Not very related to arduino. I was drinking a cup of Einstein bros coffee today over lunch and noticed the doodle on the sleeve was like cycloids (had to google a few time to get this exact term :smiley-roll-sweat:).
Until recently I didn't know a whole a lot about these cycloid curves, although I briefly talk about it in my intro physics in rolling (I knew enough for brief mentioning 8)). I thought I should investigate these curves a bit more. After some more serious investigation, I think:
The top doodle is when you are skidding on ice and put your car on reverse then slam on the gas.
The bottom doodle is when you are skidding on ice and slam on the gas trying to power through the icy road.
Here's a simulation. There is no way to reverse the rotation of the wheel in the simulation so you can't get the top doodle.
I guess you learn something everyday, even during some routine things.
To relate to arduino, I wonder if anyone has made an arduino project to keep an object upright when it is on a rotation wheel, like some counters on a bus wheel, always upright, so it won't make these cycloids. :smiley-roll-blue:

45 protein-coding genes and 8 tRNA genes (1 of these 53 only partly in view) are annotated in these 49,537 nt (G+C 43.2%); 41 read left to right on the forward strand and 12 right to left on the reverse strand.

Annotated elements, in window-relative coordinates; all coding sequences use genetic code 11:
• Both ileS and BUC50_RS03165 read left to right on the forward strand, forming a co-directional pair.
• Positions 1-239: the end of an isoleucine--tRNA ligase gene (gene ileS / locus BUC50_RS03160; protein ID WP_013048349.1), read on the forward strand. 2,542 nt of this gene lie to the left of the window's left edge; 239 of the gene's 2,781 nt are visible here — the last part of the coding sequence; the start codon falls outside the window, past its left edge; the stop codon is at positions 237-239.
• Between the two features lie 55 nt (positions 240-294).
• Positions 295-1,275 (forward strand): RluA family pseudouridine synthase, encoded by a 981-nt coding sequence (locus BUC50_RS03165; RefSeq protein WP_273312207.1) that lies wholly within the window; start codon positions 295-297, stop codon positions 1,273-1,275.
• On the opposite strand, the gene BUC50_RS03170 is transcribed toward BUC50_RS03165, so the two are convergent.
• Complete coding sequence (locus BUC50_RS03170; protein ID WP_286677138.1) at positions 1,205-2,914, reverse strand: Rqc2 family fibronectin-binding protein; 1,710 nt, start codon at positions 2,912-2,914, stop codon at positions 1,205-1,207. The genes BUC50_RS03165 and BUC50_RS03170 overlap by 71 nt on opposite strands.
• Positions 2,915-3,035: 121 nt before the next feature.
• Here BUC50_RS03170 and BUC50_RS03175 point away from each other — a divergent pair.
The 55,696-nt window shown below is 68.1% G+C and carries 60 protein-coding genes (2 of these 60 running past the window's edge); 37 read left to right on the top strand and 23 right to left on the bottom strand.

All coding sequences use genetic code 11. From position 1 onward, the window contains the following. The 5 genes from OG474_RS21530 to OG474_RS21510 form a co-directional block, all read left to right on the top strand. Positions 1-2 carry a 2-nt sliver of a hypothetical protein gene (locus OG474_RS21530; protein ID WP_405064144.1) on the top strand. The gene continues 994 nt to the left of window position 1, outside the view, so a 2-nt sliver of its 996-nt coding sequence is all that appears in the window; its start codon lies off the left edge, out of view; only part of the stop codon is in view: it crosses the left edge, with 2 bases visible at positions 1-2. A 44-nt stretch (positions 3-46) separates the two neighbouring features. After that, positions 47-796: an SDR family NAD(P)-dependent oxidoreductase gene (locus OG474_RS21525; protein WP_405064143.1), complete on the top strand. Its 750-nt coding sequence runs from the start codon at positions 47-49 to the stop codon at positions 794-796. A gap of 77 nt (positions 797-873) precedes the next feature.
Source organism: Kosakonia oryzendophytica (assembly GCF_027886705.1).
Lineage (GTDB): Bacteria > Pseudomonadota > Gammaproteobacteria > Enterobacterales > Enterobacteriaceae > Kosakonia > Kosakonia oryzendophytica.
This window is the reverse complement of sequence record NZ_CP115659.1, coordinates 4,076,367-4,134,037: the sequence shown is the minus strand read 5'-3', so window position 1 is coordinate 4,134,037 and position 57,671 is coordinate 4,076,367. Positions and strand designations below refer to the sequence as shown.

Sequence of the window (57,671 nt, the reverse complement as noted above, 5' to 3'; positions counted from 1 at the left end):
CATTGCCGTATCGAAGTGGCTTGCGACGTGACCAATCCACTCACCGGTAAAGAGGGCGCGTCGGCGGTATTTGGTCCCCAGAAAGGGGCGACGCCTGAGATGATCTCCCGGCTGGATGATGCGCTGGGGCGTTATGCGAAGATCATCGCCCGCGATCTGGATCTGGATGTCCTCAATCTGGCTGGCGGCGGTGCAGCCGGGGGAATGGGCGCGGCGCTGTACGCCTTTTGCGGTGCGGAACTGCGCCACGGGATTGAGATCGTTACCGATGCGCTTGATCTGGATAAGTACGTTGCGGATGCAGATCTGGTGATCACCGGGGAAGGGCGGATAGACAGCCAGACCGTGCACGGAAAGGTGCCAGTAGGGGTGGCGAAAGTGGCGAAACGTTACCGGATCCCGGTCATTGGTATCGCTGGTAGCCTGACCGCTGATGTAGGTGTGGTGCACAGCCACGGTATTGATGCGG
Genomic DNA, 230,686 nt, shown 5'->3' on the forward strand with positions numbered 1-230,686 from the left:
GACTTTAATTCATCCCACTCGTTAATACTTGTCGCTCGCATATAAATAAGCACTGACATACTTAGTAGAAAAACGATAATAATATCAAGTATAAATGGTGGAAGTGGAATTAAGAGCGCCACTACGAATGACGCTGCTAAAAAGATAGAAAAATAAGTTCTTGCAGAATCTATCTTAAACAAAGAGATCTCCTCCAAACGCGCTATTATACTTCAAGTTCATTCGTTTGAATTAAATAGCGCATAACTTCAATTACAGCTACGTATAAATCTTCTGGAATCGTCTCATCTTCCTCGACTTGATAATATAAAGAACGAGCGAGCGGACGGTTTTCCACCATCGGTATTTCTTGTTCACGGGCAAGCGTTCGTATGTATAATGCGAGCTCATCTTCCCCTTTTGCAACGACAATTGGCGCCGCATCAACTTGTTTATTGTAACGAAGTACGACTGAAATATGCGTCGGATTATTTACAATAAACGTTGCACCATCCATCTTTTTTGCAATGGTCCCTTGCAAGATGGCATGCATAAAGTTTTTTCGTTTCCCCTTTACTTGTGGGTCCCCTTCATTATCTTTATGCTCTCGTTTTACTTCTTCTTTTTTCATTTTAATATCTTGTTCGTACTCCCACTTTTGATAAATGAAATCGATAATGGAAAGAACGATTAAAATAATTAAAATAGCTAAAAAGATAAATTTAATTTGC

Any others want to comment on cycloids or unexpected learning experience? ;)
Classic Cycloid based toy.. I'm POSITIVE you had one.
"Spirographs" are based upon Cycloid motion and math :)
Cycloids are also good things to run with a plotter that's pen-down all the time. Cool patterns for little code; the demo videos of my Frankenbotic Thinganator, it's drawing a cycloid on a dry erase board!
Ha ha ha fun! I saw this thingenerator you post a while back. Now a few of my students are intrigued/properly motivated with extra credits to simulate cycloids in software. Will post some results when they hand their simulations in. I'll think about the spirograph too. It's limited to one sheet of paper so ideal for doodling kids to not draw on your wall :)